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I DON'T BELIEVE IT!
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Music has always been an essential part of my life, and was one of the main reasons I kept going in the mid nineties when about everything that could go wrong in my life was going wrong. I can only recall a patch of about six months around 2008 when I had no interest at all in listening to music for some reason.
 

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At its best music is the area where I feel most alive. Music integrates my thoughts, emotions, and senses of physical involvement as little else does. Nevertheless, it shouldn't become an escape, a substitute for life. Rather I believe music can help to mediate between our world of here and now and the realm of possibilities and the beyond. Currently, singing in a choir is helping me greatly, after a period of bereavement and lack of focus, to become more optimistic and active again.
 

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Everything. A day without music is a day wasted. 😎
 
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Music has always been important to me - my parents told me that I would spend hours in my cot, aged two or less, singing nursery rhymes to myself, and when as a student during university vacations I was dying of boredom in our local cardboard box factory, I would go through my hymn repertoire - 2 hours - and then my carol repertoire - one hour - just to get through. Music and poetry for me go together and I have always had a good memory for both tunes and lyrics.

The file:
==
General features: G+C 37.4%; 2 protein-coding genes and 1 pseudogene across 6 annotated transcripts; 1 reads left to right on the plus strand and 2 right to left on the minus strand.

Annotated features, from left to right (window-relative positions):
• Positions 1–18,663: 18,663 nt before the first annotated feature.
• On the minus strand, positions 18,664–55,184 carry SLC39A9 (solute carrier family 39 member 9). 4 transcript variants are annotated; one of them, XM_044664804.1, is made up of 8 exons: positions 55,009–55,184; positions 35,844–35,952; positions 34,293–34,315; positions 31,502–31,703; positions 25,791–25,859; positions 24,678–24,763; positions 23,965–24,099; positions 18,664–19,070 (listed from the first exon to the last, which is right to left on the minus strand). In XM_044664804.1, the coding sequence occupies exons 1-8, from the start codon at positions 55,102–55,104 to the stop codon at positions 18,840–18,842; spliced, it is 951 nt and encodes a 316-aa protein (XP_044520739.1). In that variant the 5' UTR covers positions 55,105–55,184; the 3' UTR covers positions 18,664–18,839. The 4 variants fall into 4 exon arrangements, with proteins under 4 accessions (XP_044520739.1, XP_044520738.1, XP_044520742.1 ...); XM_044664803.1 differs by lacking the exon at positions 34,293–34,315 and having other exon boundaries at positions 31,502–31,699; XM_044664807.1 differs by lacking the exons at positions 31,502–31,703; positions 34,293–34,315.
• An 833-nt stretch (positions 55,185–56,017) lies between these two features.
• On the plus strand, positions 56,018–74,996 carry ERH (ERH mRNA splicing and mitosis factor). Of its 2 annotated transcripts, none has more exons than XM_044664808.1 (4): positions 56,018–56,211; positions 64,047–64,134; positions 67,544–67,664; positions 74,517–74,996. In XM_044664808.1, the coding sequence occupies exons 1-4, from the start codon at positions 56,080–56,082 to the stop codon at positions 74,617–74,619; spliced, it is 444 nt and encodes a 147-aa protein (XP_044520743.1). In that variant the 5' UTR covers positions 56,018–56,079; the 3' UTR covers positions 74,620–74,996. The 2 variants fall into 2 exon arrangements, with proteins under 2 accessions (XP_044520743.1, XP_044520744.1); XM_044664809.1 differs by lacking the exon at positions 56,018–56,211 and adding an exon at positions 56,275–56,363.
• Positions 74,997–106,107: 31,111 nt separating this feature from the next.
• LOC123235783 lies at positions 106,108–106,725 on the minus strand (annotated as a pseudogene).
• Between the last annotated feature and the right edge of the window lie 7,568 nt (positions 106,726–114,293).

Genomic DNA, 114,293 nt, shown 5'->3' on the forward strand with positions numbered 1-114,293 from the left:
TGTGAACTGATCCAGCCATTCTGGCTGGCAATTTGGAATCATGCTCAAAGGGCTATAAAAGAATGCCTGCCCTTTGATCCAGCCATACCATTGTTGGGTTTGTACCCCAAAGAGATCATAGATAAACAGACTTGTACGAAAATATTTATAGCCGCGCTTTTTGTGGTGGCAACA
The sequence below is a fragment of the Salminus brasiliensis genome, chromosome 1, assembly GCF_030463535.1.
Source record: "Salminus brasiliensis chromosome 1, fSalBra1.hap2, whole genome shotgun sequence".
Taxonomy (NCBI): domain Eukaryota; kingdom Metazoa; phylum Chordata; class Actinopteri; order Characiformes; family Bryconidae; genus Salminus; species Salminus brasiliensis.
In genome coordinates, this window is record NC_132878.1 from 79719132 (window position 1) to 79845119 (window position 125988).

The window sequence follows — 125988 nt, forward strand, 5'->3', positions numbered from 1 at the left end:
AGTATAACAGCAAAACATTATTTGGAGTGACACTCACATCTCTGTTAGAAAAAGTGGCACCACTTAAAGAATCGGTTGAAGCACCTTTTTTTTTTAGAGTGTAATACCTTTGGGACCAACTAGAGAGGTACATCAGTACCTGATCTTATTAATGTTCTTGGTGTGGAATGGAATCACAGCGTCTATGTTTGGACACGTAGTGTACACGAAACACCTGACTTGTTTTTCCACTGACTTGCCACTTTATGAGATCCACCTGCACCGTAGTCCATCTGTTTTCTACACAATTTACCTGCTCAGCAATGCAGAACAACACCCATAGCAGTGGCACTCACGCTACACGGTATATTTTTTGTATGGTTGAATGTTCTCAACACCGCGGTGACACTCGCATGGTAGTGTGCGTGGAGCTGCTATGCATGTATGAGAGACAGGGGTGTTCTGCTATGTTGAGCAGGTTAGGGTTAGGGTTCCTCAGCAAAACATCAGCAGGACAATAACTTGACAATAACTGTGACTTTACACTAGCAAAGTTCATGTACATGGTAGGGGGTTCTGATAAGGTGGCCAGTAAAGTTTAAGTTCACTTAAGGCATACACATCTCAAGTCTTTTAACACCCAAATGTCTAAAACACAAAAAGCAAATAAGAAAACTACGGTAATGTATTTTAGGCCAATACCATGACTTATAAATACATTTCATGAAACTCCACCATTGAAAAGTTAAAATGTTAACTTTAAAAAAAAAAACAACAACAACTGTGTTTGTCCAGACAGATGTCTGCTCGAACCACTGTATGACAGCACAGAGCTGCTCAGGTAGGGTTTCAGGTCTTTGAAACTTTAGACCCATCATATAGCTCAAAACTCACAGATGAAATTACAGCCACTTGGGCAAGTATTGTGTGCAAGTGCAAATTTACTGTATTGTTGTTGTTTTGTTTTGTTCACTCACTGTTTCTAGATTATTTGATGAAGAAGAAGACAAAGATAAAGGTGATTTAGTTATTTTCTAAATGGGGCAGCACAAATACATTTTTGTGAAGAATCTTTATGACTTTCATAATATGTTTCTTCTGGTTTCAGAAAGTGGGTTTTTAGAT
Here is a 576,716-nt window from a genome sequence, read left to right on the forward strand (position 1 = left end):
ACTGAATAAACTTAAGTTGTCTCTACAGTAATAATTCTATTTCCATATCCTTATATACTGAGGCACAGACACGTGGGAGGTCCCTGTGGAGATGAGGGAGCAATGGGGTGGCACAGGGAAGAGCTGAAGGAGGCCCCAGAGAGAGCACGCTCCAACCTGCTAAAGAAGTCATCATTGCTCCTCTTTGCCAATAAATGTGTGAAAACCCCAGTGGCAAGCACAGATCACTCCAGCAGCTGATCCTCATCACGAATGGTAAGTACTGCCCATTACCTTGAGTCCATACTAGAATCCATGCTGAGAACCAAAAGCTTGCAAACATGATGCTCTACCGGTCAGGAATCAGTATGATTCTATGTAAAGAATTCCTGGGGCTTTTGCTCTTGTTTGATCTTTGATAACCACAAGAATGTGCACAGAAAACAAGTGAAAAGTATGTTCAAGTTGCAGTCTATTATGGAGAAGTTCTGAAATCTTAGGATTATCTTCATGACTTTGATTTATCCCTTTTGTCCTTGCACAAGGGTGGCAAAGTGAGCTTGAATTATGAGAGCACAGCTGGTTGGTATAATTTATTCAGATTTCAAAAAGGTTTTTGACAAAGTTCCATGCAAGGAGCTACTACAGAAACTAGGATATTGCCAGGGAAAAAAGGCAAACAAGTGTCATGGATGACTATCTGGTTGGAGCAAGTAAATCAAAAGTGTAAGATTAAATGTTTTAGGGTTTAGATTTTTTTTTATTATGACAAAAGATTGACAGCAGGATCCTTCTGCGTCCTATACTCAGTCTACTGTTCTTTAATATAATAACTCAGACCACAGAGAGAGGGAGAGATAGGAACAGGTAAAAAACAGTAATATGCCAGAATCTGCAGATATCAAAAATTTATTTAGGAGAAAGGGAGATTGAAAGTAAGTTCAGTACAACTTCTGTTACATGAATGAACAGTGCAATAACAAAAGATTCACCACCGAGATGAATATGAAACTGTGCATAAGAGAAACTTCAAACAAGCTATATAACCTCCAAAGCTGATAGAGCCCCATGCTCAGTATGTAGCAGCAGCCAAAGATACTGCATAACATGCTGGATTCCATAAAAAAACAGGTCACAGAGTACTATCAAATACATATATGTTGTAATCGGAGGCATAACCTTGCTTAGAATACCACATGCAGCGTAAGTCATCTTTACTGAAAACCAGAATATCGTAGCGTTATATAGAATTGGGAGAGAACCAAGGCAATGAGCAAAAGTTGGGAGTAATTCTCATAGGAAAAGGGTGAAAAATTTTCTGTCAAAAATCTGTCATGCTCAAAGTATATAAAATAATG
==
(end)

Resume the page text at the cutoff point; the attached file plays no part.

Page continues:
But music has meant much more to me & my husband since we retired. It's given a shape and purpose and a source of happiness where we might have felt bored and aimless. We both also love dancing to traditional English and Scottish jigs, reels and strathspeys.

Classical music started to mean much more to me at retirement, and indeed it became almost an obsession, but that does seem to have burned itself out. But music itself will always matter - when my mother had dementia she still loved singing and that love persisted almost to the day she died.

What would a world without music be like - I shudder to think.
 

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It has shaped my life to a considerable extent since I discovered classical music in my 30s, and has become profoundly important. There was a period of around 12 months during my 40s when I couldn't bear to listen to any classical music - when I was dealing with some serious mental health problems. The ending of that period was marked with a Mahler concert at the BBC Proms in London that felt like a reawakening. This 12-month period showed that I can live without music, but only as a lesser, incomplete person. I know music makes me a happier, more feeling, and a more alive person with a better connection to myself and to life. It nourishes me and I need and want it, simply. It also gives me enormous satisfaction and pleasure intellectually as I try to grapple with and understand it more.

I hope to spend an ever-increasing proportion of my time with music as I get older.
 
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